Imagine being able to chat with the grower-producer of the champagne you are tasting – from the comfort of your own living room.
Sally Hillman’s virtual tasting events have been doing just that and people are loving these immersive experiences.
What started as an agile response to the challenge of isolation has proven to be a huge success and these chez vous events will remain on our menu even after the “new normal” is operational.
So far, more than a dozen virtual events have been held, allowing our valued clients to enjoy delightful champagnes, not only with the benefit of Sally Hillman’s encyclopaedic knowledge, but also with input from several of the growers themselves.
Attendees receive a beautifully curated tasting package which includes one of Sally Hillman’s signature maps of the Champagne region, comprehensive tasting notes, a bottle of the champagne/s and a Lehmann Grand Champagne 41 machine-made glass. All available on Le Shop.
The events are conducted using the Zoom platform – another success story of 2020 – and allow attendees to interact not only with each other, but also to meet and ask questions of the French champagne grower-producers and importers.
Each event focuses sharply on the champagnes of a particular House, with the grower-producer setting the scene by explaining their philosophy and the terroir that gives rise to the cuvées being tasted. They also often foreshadow the examples of their champagne which will be featured in future sessions. These introductions provide a wonderful context for discerning champagne aficionados to understand more deeply the genealogy of the House’s cuvées.
Sally Hillman delivered her first Zoom session on Jacquesson Cuvée No. 742, a sentimental favourite of hers. Sally said that Jacquesson was the first grower champagne she had ever experienced, back in 2001, and that it “changed my champagne world and set me on my grower champagne journey”.
The format of the tastings has been designed to provide a friendly but educational experience, creating a virtual visit to the Houses in Champagne but from the safety of home.
The experiences focus on a different House each time and as well as Jacquesson have included: Larmandier-Bernier, Jean-Marc Sélèque, Huré Frères and Laherte Frères – all available from the Le Shop. Sally Hillman varies the format, accommodating both private gatherings and those open to the public, with the guided tastings featuring one to three cuvées.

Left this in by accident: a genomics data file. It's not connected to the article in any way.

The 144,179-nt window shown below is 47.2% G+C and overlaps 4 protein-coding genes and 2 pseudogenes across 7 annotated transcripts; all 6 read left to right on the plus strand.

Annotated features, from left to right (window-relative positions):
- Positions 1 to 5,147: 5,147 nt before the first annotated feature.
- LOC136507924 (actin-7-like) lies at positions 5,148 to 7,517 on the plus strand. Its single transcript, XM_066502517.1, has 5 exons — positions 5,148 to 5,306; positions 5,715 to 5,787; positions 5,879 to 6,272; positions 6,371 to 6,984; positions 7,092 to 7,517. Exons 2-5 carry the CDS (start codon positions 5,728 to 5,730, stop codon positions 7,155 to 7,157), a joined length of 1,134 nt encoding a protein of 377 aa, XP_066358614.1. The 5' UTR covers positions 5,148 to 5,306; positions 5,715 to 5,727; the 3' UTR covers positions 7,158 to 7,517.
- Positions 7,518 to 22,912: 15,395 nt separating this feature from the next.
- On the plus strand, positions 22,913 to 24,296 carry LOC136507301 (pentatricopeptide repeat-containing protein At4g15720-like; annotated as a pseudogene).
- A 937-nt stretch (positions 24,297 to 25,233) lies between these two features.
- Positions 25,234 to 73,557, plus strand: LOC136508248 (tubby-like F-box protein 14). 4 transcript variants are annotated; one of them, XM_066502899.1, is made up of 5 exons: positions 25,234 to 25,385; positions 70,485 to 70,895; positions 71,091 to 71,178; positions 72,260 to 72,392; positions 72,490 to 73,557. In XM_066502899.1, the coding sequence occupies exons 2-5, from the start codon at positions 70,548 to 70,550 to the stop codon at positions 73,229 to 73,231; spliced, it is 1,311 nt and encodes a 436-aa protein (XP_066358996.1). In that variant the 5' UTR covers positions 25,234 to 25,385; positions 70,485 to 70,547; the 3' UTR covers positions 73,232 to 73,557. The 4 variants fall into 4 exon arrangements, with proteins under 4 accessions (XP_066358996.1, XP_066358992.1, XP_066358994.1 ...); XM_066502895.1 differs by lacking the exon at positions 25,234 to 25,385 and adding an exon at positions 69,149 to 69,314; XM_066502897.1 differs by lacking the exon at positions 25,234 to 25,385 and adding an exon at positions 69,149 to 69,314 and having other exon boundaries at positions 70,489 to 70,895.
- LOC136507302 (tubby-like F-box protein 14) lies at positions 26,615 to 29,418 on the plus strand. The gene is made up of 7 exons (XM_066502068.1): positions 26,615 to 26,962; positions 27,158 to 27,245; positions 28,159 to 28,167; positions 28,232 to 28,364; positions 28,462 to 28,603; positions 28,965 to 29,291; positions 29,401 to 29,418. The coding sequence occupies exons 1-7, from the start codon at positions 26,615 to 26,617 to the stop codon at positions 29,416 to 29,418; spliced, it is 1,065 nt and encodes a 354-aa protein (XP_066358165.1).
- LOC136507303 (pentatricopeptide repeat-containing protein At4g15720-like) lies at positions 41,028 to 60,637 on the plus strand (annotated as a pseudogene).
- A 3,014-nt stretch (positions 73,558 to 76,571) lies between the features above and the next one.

Putting a face to the name of the grower-producers has given the experiences an authentic feel – hearing the growers speak so passionately about their vines, their terroir and the attention to detail that goes into the production of every cuvée gives insight into the character of the wines and their producers.
François Huré said he has spent most of his life among the vines of the Huré Frères estate started by his father and uncle. His commitment to the terroir and the wine it produces was palpable. François continued his education and experience in oenology beyond France with stints in Spain, Australia (Coldstream Hills Winery) and New Zealand (Pegasus Bay Winery), however it was clear listening to him that his heart belongs to the chalky slopes of Champagne. One of the key points François impressed on us during the tasting was that champagne is about the wine first, and then the bubbles. He said Huré Frères’ aim is to create the best possible example of their terroir and to put that into a bottle.
Both François Huré and another of our grower-producer presenters, Aurélien Laherte from Laherte Frères, addressed the challenges they have faced from the warmer, wetter winter France experienced in 2019-20.
Aurélien, a seventh generation wine-maker from the Coteaux Sud d’Épernay, said grower-producers were having to adjust their practices as a result of the changing weather in order to maintain the acidity levels which produce the crisp, fresh taste of champagne.
He said the harvest dates from about 1960 to 1990 used to start in the last week of September, but this has gradually moved forward and during the last decade, picking began around the 3rd of September
Aurélien turned his computer to face the window, so that we had a view of his vineyards with the town of Épernay in the distance. He explained how he was meeting the climate challenge by tweaking Laherte Frères’ production, including changing the dosage and the proportion of the different grape varieties, to create the taste they wanted.
Looking out that window with Aurélien, it was easy to imagine we had left the gloom of Melbourne winter and were enjoying the French sun shining down on us as we listened to the sounds of the vineyard at work.
Most recently, we zoomed in to visit Audrey and Aurélien Gerbais of Champagne Pierre Gerbais in the delightful Côte des Bar village of Celles-sur-Ource. They guided us through a live tasting of three exceptional wines: Pierre Gerbais Rosé de Saignée (100% pinot noir); Pierre Gerbais L’Originale (100% pinot blanc); and Pierre Gerbais Grains de Celles (vin d’assemblage).
And we will continue to visit France as armchair travellers! We are delighted to announce that Jean-Marc Sélèque will be ‘Zooming’ in with us once every month for the next three months on Saturday afternoons. This will offer us a great opportunity to visit Jean-Marc ‘at work’ while we taste and discover the best of his range.
If you would like to be a part of this wonderful opportunity to visit Champagne virtually, please book as soon as possible.
While we are looking forward to re-introducing our face-to-face events when the time is right, the opportunity to create these virtual experiences and involve the grower-producers directly has been a blessing in disguise and we look forward to continuing to combine the best of each format.